- Dr. Seuss, "I Can Read With My Eyes Shut!"
In make believe, prison books usually are diversions - a Bible carved out to hide the rock hammer in "The Shawshank Redemption" or a field guide full of clues about The Company in "Prison Break."
In real life, prisoners actually read.
And one civil rights attorney says Utah's Department of Corrections is profiting from inmates' craving for the written word.
Since 2004, the state has had an exclusive contract with Barnes & Noble to sell books to prisoners. The Department of Corrections' commissary charges a $1 processing fee and pockets the difference between what inmates pay and what the bookseller charges.
Attorney Brian Barnard calls it "profiteering."
"The prison is making money, pure and simple," he says.
Corrections spokeswoman Angie Welling insists the money is used to cover staff costs, including searching and marking the books. After ordering 1,015 books and collecting the discount, prison commissary managers figure they actually lost $4,300 in fiscal year 2008, Welling says.
"It's not a money-making venture. It's a service we provide - a valuable service. But the perception that we're skimming off the top is simply not true."
Now, I know murderers and drug dealers aren't sympathetic victims. Many taxpayers might figure the criminals are simply contributing a little bit toward their room and board. Some restrictions are reasonable: limiting access to obscene or violent books and magazines, for example.
But there are bigger reasons to be concerned about Corrections' contract with Barnes & Noble.
First, reading in prison apparently is rare. Only one in five Utah inmates ordered books last year. Nickeling and diming inmates just discourages them from buying more. The humanizing effects of a good book are lost in penny-pinching. Eventually, most prisoners get out. I'd rather they spend their time reading than watching "Wipeout."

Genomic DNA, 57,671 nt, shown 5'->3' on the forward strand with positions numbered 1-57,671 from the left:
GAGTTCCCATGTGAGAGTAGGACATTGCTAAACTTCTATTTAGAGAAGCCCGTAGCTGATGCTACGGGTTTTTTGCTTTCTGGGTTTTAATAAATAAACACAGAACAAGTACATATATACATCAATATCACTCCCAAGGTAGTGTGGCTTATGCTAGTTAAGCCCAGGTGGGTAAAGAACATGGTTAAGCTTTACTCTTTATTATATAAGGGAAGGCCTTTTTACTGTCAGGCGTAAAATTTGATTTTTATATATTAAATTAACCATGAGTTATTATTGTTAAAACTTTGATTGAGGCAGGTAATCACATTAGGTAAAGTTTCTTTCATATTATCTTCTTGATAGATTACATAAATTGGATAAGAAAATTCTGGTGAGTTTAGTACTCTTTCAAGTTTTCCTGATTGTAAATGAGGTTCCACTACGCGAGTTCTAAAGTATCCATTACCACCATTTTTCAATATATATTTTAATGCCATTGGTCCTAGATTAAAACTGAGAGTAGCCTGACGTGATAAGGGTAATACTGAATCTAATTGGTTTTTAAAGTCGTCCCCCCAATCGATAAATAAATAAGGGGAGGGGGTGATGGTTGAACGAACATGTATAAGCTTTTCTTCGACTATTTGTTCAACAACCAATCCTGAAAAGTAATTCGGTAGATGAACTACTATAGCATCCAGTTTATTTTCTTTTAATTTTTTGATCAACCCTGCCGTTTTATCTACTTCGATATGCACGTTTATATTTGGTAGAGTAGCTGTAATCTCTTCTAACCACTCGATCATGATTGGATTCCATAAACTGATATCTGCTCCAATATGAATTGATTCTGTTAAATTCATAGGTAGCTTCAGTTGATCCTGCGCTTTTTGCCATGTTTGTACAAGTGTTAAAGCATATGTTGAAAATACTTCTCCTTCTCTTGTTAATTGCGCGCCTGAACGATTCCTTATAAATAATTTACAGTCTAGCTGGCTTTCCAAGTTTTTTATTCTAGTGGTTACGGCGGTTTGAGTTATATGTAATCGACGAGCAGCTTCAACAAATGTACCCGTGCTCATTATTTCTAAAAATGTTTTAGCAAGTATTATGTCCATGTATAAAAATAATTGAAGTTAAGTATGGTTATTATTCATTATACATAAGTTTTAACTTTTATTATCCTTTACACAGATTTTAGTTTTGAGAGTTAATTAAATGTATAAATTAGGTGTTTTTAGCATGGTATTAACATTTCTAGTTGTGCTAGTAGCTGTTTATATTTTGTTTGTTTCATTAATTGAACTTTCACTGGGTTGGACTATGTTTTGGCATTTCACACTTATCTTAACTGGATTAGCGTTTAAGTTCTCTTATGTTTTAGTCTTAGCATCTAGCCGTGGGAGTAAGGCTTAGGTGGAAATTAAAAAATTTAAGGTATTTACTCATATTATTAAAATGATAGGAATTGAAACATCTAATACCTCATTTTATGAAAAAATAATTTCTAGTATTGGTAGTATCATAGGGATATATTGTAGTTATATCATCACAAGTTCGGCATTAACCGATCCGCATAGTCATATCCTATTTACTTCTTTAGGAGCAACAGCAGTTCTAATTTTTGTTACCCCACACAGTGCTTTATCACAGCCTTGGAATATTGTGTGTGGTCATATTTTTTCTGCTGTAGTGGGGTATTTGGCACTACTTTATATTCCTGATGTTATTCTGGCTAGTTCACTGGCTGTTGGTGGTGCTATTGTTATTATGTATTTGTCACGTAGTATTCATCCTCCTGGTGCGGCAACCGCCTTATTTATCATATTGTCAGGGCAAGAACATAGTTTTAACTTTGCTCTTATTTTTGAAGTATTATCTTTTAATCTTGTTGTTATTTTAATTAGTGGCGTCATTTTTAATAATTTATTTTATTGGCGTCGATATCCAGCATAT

"Corrections should pass the savings on to the inmates to encourage them to engage in constructive behavior," says Barnard. "We want them to be better people upon their release. Reading as part of rehabilitation will make them better people."
Second, the contract with Barnes & Noble is not competitive.
By cutting local independent bookstores and online companies out of the mix, Utah has the most restrictive prison-book policy in the country, according to an article from Reed Business Information.
This year, Corrections renewed the contract through 2012. Critics say that favoritism leads to de facto censorship. Sometimes, the commissary and Barnes & Noble tell prisoners the books they request are not available or "out of print," says Barnard, when in fact the books are available at another bookseller.
Welling says inmates have other options, and that sometimes prison staff member will try to find the requested books themselves.
Salt Lake City's King's English bookstore occasionally gets letters from prisoners requesting books but is unable to respond. Manager Anne Holman would rather state officials include other booksellers in the program.
"Doing that kind of stuff behind closed doors really leads to censorship," Holman says. "They're picking which books people are able to get."